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On the Side of the Losers

                       

An Interview with Natalia Ginzburg

 

By Gaither Stewart

 

There is a category of writers in Italy classified as Untouchables. Their works are sacred, above negative criticism, especially by literary critics. Not only is negative criticism of their global work forbidden, but also each individual product they pen enjoys near total immunity.

            At the top of the Untouchables list was doubtless Alberto Moravia, who, though Italians were not his most avid fans, could boast of nearly universal positive critique: as one critical critic wrote, 99.0% for, 0.01% against. Other Untouchables have been Leonardo Sciascia, Nobel poet Eugenio Montale, and Italo Calvino. Now deceased, these Untouchables have largely retained their immunity until today.

            Literary historians complain that they can find no negative opinions of the Untouchables. No faults. No bad books. No debate about them. Montale was universally recognized as a great poet, but, one wonders, is it possible he never wrote a bad poem? Or Moravia, or Sciascia, a bad book? Strangely, critics have overlooked what legions of Italian readers still say about Moravia: “I liked his Racconti Romanithe sixty-one stories published in one volume in 1954—but he didn’t write a good book in the last thirty years of his life.”

            Literary historian, Guido Almansi, puts Natalia Ginzburg( pronounced in Italy as Natalía) in this small group and wonders why critics never questioned her inclusion in the prestigious Meridiano Collection of Mondadori Editore, along with Thomas Mann, Kafka, Joyce, Ezra Pound and Proust. His conclusion is: she is an Untouchable.

            “I read that article and it irritated me,” Mrs. Ginzburg told me in an interview not long before her death in Rome in 1991. “I don’t know what the term Untouchables means. It sounds like a journalistic invention. Critics have certainly canned some of my works and, on the other hand, I myself have written articles about a lack of serious literary criticism in Italy.

            In an essay of 1970 included in her collection, Mai Devi Domandarmi, [published in English under the title of Never Must You Ask Me, Michael Joseph, London, 1973] she compared the role of the real critic—“of clear, steady, inexorable and pure judgment”—with the role of the father like her heroic, powerful, domineering father described in her autobiographical Lessico Famigliare [Family Sayings]. “We need a critic who knows us [me] and is implacable in pointing out our [my] mistakes and who reveals what we are [I am].” But at the time I interviewed her she no longer cared what critics said about her works, claiming she anyway wrote for only three or four people.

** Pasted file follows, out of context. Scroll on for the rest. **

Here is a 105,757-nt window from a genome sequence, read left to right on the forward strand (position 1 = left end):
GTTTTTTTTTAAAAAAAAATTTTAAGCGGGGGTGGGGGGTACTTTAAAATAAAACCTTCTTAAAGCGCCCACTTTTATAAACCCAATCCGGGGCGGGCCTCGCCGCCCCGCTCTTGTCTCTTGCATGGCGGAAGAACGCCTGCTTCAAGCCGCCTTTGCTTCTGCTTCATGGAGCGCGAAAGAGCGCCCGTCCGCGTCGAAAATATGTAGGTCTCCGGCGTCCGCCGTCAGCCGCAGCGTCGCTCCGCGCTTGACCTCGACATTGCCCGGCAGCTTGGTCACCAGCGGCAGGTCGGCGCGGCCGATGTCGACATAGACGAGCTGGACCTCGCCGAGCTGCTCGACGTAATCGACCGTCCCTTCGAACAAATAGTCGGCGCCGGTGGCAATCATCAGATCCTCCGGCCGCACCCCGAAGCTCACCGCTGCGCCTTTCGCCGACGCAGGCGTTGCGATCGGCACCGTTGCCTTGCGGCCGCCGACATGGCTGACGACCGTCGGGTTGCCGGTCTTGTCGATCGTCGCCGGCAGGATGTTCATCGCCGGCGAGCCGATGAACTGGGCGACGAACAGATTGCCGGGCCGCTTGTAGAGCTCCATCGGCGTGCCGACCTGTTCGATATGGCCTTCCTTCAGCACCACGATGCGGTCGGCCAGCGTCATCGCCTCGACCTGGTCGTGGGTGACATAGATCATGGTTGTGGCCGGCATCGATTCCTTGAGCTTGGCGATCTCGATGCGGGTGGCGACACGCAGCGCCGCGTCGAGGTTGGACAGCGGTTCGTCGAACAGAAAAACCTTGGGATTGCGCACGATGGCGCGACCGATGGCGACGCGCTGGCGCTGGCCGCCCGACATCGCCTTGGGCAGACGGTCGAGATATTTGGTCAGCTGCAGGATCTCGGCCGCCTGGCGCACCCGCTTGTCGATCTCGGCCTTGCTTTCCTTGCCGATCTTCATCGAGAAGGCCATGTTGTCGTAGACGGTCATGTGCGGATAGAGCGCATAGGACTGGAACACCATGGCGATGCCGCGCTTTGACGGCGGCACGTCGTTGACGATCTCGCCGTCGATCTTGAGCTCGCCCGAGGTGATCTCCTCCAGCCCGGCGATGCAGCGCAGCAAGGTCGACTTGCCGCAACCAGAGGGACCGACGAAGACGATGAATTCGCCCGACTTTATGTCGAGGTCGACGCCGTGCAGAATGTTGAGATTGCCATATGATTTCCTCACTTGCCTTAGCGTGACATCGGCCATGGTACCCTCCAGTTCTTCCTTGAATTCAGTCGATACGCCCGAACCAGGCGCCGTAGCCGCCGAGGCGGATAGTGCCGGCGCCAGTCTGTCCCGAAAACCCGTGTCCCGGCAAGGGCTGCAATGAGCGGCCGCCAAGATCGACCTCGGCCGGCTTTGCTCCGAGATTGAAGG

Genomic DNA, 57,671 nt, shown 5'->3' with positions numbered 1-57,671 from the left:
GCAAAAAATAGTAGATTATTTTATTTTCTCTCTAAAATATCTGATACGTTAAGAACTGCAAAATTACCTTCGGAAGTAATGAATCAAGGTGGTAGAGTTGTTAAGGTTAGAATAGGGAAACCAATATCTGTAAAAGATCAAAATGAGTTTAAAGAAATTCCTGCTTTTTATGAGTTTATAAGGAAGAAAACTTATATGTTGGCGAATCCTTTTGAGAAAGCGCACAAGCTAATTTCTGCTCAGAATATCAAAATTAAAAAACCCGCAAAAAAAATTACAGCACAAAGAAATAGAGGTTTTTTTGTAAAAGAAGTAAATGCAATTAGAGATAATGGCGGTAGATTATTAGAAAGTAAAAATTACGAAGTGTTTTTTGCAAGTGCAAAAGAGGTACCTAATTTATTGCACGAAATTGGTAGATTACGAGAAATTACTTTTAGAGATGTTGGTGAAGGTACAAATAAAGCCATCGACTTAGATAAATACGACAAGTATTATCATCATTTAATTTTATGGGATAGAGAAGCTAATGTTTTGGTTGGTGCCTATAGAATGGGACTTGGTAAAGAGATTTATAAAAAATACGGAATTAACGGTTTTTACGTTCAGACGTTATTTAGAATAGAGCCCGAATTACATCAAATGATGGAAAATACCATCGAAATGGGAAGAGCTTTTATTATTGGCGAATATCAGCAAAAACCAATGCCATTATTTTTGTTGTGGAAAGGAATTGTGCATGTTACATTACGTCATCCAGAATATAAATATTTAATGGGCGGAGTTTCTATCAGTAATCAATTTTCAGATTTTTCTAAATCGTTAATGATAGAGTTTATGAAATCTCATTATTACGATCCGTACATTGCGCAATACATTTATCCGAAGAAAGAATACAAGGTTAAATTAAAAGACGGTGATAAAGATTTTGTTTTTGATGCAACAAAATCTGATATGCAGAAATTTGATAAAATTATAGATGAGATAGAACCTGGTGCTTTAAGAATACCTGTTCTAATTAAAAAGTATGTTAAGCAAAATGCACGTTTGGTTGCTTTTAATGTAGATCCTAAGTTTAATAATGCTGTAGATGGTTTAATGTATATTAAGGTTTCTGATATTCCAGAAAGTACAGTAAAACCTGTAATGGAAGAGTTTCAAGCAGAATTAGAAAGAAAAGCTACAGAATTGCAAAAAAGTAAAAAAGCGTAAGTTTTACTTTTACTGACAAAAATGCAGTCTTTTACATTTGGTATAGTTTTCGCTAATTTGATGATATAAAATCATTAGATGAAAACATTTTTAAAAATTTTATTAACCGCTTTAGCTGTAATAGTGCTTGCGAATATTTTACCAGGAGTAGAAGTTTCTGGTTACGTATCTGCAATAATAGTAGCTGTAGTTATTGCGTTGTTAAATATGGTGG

The father image remained a dominant factor in Ginzburg’s life as a person and a writer. In Lessico Famigliare, she describes how her father, Giuseppe Levi, physician, scientist, professor and author of scientific works, conditioned the life of the family and their friends. His huge angry and bellowing figure is always before her. “He thundered against my indolence. I felt a holy terror of him: his frowning brow, lined cheeks, curly eyebrows and grim red hair.” The young girl, wife and widow of two husbands, and writer, felt terror of him. And guilt. She felt guilty for everything she did or did not do that caused him displeasure. “In my childhood I knew no sadness,” she once wrote, “only fear.”

 

            I met Natalia Ginzburg the first time when she opened the door to her apartment in the Historic Center of Rome. She was immediately familiar and very sympathetic. I later thought it was her voice—soft and hesitating, above all, pure—as pure as her writings. Her apartment in a seventeenth-century palazzo was the opposite of what she and her second husband, the professor of English literature, Gabriele Baldini, were searching for when they settled in Rome. She had wanted a house like the family house in Turin, with garden, trees, bushes and pond. But when she first saw the apartment overlooking the Pantheon and Piazza Navona it was home for forty more years. Books, paintings, cats, and maids wandering around the huge salon or up and down creaking stairs, from time to time dusting ineffectually, combined to create an atmosphere of negligent disorder. Mrs. Ginzburg’s only household concern the Saturday morning I spent with her was to ask a maid if she had bought bananas. To me she admitted in an aside that she simply has no ability to command.

            Having just finished Lessico Famigliare, I sensed there the presence of the old Turin households of her generation and the figure of Father Levi. As Ms. Schwartz wisely points in her introduction to the collection of essays in A Place To Live, a reading of Ginzburg’s Lessico Famigliare [Family Sayings, the title I also prefer, or, The Things We Used To Say] is indispensable to grasp the background that formed the writer. Parades of important people passed through the lives of the Turin Levis: from the founders of Italian Socialism, Anna Kuliscioff and Filippo Turati, to Adriano Olivetti—later her brother-in-law—who made of a typewriter factory a modern industrial giant. What writer has not typed on Olivetti’s machines at one time or another? Artists and academics, writers and industrialists, and militant anti-fascists frequented the eccentric family unlike any other in Turin.

            When I asked her about a survey among European writers as to why they write—to which Italo Calvino had answered, “I write because I’m searching for a better book than the last one I wrote”—Ginzburg said, “They didn’t ask me, but I wouldn’t have had much to say. I write because I have to and because I can’t do anything else. It’s my profession. My vocation.”

            I found it peculiar that she seldom exploited in her writing the important people she had known, first at home, then in the Einaudi Publishing House, started up by her first husband, Leone Ginzburg, a Russian Jew from Odessa who immigrated with his parents to Italy. She met and worked with a generation of Italian writers including Cesare Pavese (under-rated abroad), Italo Calvino, Primo Levi (no relationship with Natalia’s family), and Mario Soldati, another giant writer too little known abroad.